Reviewing The Novel Of Tom Sawyer English Literature Essay

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The first part of the novel shows Tom increasingly rebellious and outrageous, but after the return from the 'drown', Tom behaves more conventionally. He us ultimately honoured and accepted by his community. Hypocrisy probably takes place because there is lack of entertainment if St Peterburg

Below Tom Sawyer's sunny surface lurk hints of a darker reality, of youthful innocence and naïveté confronting the cruelty, hypocrisy, and foolishness of the adult world-a theme that would become more pronounced in Twain's Adventures of Huckleberry Finn. Despite such suggestions, Tom Sawyer remains Twain's joyful ode to the endless possibilities of childhood.

Tom Sawyer

Tom is a mischievous boy who spends most of the novel getting himself and others into and out of trouble. At the beginning of the novel, he idolizes Huck as the personification of freedom and independence, but at the end, he persuades Huck to give up his freedom for a life of constraint and civilization with the Widow Douglas. Thus Tom becomes a spokesman for conformity, though this is tempered by his determination to set up a robbers' gang, which will provide an outlet for his romantic and creative nature.


Tom is throughout a leader in the games and adventures in which he and his friends are involved. He has a romantic imagination and absorbs tales of pirates and heroes like Robin Hood so thoroughly that he is able to memorize dialog and plots and recreate them in games with other children. He is like a theatre director in that he has the ability to construct a scenario and determine what each character in his 'plot' will do. He is also able to predict his audience's reaction. An example is his stay on the island with Joe Harper and Huck. He succeeds (with a slight struggle) in keeping the homesick boys on the island for long enough for them to create a grand theatrical entrance at their own funeral - and is welcomed home as a hero. To Tom, adulation is "food and drink" and is the most important part of any adventure.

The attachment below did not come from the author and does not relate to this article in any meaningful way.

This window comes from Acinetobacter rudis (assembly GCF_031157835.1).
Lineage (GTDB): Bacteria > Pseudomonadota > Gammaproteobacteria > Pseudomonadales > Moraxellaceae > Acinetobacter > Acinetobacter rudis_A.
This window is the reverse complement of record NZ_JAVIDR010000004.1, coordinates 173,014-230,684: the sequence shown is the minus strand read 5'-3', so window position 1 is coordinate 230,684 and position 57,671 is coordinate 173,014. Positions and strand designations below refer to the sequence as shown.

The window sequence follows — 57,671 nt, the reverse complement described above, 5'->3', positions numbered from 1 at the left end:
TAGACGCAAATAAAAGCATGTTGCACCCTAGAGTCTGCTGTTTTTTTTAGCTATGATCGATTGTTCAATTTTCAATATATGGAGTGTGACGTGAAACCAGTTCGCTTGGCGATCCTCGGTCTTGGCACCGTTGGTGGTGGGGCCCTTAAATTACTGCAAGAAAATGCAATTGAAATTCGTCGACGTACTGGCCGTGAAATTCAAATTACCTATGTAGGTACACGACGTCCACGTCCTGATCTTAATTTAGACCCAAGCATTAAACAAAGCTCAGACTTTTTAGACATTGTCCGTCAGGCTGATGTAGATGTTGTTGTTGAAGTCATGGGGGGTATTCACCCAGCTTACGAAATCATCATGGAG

Tom's leadership ability and theatrical skill are in part due to his psychological insight, which often surpasses that of adults. For example, he is able to get other children to do his whitewashing for him by making the job seem like a rare privilege.


Tom is notably superstitious and has a seemingly limitless stock of old beliefs which he brings out at any occasion. If the superstition does not bear out in reality, he always has a ready excuse, such as claiming that a witch interfered or that a vital part of a charm was omitted.


Early in the novel, Tom gives little thought as to the consequences of his actions and is often reprimanded by Aunt Polly for his thoughtlessness and selfishness. He is fundamentally good-hearted, however. As the novel progresses, he undergoes a moral growth and begins to consider others more and to try to do what is right, rather than simply what is fun. A turning point comes with his realization of the suffering he has caused Aunt Polly by his disappearance to the island. After the scene when he reassures Aunt Polly that he does care about her and she forgives him, he is so buoyed up that he nobly takes on the whipping due to Becky in school. Later, he cannot live with his bad conscience over Muff Potter's being punished for a murder he did not do, and testifies in court, risking Injun Joe's revenge.

Themes and Characters